Working Paper 197

Earmarking taxes for specific expenditure categories is thought to be a crucial factor in the development of the early modern European fiscal states and remains a widespread yet fiscally rigid and often inefficient policy tool. I explore a decidedly political logic to the puzzling prevalence of tax earmarking. In this paper, I test an initial micro-behavioural condition for this political logic of earmarking: that general fund taxation may produce more political mobilisation than earmarking would, threatening the political survival of governments in lowcapacity states. I outline two interrelated mechanisms for this expectation: citizens’ discontent with the absence of government-provided information aboutthe revenue uses of taxpayers’ money and the anticipation of increased government discretion over spending policy. I design an online survey experiment with 874 citizens in Ghana to test these implications. The experiment randomly varies different proposals of how to use increased tax revenue from a recent government fiscal capacity programme and measures citizens’ intentions to engage politically. The results indicate that earmarking does not produce greater bottom-up accountability pressures than general fund taxation.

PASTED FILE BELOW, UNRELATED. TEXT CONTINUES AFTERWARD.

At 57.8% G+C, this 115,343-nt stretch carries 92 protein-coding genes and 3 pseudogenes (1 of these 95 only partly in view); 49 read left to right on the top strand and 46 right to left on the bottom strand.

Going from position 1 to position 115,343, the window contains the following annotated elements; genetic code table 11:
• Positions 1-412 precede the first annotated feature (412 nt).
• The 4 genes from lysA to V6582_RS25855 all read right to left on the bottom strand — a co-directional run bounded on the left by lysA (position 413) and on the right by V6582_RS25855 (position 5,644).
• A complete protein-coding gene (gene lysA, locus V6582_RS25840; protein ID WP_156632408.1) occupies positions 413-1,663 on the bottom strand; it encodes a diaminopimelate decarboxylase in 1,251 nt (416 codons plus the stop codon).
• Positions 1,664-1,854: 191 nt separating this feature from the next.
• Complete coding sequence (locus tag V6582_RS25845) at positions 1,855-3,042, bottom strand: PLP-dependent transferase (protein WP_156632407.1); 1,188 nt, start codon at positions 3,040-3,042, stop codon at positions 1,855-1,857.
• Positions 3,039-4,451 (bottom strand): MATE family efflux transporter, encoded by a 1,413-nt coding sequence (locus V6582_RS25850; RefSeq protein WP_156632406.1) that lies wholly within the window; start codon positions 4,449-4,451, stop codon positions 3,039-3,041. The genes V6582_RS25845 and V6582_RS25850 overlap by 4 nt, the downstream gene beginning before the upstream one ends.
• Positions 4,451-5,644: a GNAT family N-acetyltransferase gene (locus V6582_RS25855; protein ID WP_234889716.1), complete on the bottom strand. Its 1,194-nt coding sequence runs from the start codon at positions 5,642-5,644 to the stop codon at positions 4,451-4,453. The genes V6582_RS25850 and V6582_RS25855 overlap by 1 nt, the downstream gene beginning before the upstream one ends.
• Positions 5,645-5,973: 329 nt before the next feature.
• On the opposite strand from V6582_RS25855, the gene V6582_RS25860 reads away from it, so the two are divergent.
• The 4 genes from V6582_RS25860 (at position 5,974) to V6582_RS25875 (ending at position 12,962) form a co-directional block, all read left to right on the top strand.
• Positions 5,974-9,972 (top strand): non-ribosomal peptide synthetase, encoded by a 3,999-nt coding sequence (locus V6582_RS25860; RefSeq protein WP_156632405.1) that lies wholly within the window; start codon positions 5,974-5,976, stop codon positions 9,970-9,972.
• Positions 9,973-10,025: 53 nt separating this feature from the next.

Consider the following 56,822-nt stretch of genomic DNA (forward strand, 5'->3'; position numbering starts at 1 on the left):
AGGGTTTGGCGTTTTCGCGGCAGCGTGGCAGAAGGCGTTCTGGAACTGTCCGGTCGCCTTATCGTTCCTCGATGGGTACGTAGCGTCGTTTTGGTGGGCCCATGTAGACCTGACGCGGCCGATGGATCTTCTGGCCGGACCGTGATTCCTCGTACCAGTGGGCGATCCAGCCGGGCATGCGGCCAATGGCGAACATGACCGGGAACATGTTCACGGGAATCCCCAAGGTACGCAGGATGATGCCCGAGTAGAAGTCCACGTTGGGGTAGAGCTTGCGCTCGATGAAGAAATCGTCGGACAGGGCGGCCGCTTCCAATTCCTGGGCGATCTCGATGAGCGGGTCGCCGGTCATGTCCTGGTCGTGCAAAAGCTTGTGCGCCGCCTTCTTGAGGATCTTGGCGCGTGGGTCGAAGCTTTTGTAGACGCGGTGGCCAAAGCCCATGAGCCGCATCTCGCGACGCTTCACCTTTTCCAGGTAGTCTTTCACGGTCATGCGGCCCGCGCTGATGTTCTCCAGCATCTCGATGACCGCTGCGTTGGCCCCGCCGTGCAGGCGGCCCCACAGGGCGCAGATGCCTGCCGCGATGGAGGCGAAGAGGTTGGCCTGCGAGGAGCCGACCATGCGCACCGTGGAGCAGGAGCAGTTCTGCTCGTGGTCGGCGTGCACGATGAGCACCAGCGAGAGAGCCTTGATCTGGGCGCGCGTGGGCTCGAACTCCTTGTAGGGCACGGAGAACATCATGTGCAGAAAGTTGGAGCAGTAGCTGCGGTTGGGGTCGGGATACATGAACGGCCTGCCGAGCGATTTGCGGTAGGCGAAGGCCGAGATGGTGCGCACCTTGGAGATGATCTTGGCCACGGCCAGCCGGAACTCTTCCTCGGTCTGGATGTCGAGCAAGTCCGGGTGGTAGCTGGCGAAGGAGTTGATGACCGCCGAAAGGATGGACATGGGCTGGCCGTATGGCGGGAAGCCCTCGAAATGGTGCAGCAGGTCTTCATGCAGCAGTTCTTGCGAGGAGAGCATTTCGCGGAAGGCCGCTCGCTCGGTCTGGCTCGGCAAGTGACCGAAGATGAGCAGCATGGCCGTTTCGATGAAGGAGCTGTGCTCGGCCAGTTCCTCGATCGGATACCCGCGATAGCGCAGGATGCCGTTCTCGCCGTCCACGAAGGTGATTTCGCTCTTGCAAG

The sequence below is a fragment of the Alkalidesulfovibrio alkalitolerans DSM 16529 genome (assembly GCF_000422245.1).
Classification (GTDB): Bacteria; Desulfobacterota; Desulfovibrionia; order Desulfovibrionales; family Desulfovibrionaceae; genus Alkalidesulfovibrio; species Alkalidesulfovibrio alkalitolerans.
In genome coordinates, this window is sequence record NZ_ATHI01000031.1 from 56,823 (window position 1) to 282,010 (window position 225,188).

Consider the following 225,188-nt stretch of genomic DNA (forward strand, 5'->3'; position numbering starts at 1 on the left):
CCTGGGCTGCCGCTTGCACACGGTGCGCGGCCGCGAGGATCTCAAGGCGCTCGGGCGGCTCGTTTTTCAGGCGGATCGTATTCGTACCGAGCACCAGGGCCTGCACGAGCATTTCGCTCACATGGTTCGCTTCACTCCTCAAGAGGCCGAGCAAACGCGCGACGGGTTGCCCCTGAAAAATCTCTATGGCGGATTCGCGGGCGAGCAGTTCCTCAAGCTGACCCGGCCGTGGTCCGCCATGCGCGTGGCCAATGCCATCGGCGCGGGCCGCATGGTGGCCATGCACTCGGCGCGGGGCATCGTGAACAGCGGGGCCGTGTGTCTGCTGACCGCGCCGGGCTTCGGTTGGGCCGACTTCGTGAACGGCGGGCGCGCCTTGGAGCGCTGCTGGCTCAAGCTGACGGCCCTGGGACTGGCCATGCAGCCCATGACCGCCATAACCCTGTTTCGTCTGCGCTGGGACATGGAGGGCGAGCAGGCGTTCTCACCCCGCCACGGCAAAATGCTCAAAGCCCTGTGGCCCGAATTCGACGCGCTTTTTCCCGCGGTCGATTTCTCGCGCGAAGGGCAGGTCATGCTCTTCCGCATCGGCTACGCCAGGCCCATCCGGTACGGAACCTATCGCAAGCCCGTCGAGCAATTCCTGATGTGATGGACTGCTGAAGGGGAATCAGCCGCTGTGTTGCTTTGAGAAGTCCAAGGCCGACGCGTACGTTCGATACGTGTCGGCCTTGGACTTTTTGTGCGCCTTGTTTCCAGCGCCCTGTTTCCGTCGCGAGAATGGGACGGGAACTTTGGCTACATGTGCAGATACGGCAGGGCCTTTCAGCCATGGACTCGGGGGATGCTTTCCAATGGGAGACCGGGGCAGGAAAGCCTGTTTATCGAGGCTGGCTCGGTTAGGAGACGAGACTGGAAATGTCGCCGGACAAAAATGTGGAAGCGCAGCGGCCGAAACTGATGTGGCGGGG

Mats Ahrenshop

Mats Ahrenshop is a postdoctoral researcher at the Department of Politics and International Relations, the University of Oxford. He holds a PhD from the University of Oxford. His research interests cover a broad range of political economy themes, ranging from political participation to state capacity and climate change.
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